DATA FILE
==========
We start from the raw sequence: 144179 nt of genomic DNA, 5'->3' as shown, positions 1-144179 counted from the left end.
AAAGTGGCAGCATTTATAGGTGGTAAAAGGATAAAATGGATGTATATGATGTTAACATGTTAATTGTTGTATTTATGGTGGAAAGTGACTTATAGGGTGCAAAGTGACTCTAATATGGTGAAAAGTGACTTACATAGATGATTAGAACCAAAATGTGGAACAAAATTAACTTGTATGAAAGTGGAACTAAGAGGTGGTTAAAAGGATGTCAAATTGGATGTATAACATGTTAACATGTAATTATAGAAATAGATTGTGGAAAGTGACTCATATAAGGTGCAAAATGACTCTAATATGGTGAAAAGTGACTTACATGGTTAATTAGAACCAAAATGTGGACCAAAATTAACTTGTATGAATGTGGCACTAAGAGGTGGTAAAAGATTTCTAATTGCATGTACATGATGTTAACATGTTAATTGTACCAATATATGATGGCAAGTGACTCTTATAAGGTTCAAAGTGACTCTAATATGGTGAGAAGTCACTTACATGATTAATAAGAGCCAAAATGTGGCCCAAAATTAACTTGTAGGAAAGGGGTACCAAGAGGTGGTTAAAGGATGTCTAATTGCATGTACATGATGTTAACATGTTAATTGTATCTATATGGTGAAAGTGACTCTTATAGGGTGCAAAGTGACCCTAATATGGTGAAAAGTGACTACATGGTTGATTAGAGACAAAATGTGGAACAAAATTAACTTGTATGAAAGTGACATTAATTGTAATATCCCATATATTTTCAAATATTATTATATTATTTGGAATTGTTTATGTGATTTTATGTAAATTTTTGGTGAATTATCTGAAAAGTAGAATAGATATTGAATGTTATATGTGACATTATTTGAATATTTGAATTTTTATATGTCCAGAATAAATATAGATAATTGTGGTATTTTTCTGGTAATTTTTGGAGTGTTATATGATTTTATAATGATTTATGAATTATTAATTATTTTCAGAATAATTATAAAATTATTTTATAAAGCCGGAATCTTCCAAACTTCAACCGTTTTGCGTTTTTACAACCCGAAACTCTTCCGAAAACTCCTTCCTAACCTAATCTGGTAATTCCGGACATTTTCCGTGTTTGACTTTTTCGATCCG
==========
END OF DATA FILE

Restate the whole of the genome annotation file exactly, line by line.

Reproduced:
We start from the raw sequence: 144179 nt of genomic DNA, 5'->3' as shown, positions 1-144179 counted from the left end.
AAAGTGGCAGCATTTATAGGTGGTAAAAGGATAAAATGGATGTATATGATGTTAACATGTTAATTGTTGTATTTATGGTGGAAAGTGACTTATAGGGTGCAAAGTGACTCTAATATGGTGAAAAGTGACTTACATAGATGATTAGAACCAAAATGTGGAACAAAATTAACTTGTATGAAAGTGGAACTAAGAGGTGGTTAAAAGGATGTCAAATTGGATGTATAACATGTTAACATGTAATTATAGAAATAGATTGTGGAAAGTGACTCATATAAGGTGCAAAATGACTCTAATATGGTGAAAAGTGACTTACATGGTTAATTAGAACCAAAATGTGGACCAAAATTAACTTGTATGAATGTGGCACTAAGAGGTGGTAAAAGATTTCTAATTGCATGTACATGATGTTAACATGTTAATTGTACCAATATATGATGGCAAGTGACTCTTATAAGGTTCAAAGTGACTCTAATATGGTGAGAAGTCACTTACATGATTAATAAGAGCCAAAATGTGGCCCAAAATTAACTTGTAGGAAAGGGGTACCAAGAGGTGGTTAAAGGATGTCTAATTGCATGTACATGATGTTAACATGTTAATTGTATCTATATGGTGAAAGTGACTCTTATAGGGTGCAAAGTGACCCTAATATGGTGAAAAGTGACTACATGGTTGATTAGAGACAAAATGTGGAACAAAATTAACTTGTATGAAAGTGACATTAATTGTAATATCCCATATATTTTCAAATATTATTATATTATTTGGAATTGTTTATGTGATTTTATGTAAATTTTTGGTGAATTATCTGAAAAGTAGAATAGATATTGAATGTTATATGTGACATTATTTGAATATTTGAATTTTTATATGTCCAGAATAAATATAGATAATTGTGGTATTTTTCTGGTAATTTTTGGAGTGTTATATGATTTTATAATGATTTATGAATTATTAATTATTTTCAGAATAATTATAAAATTATTTTATAAAGCCGGAATCTTCCAAACTTCAACCGTTTTGCGTTTTTACAACCCGAAACTCTTCCGAAAACTCCTTCCTAACCTAATCTGGTAATTCCGGACATTTTCCGTGTTTGACTTTTTCGATCCG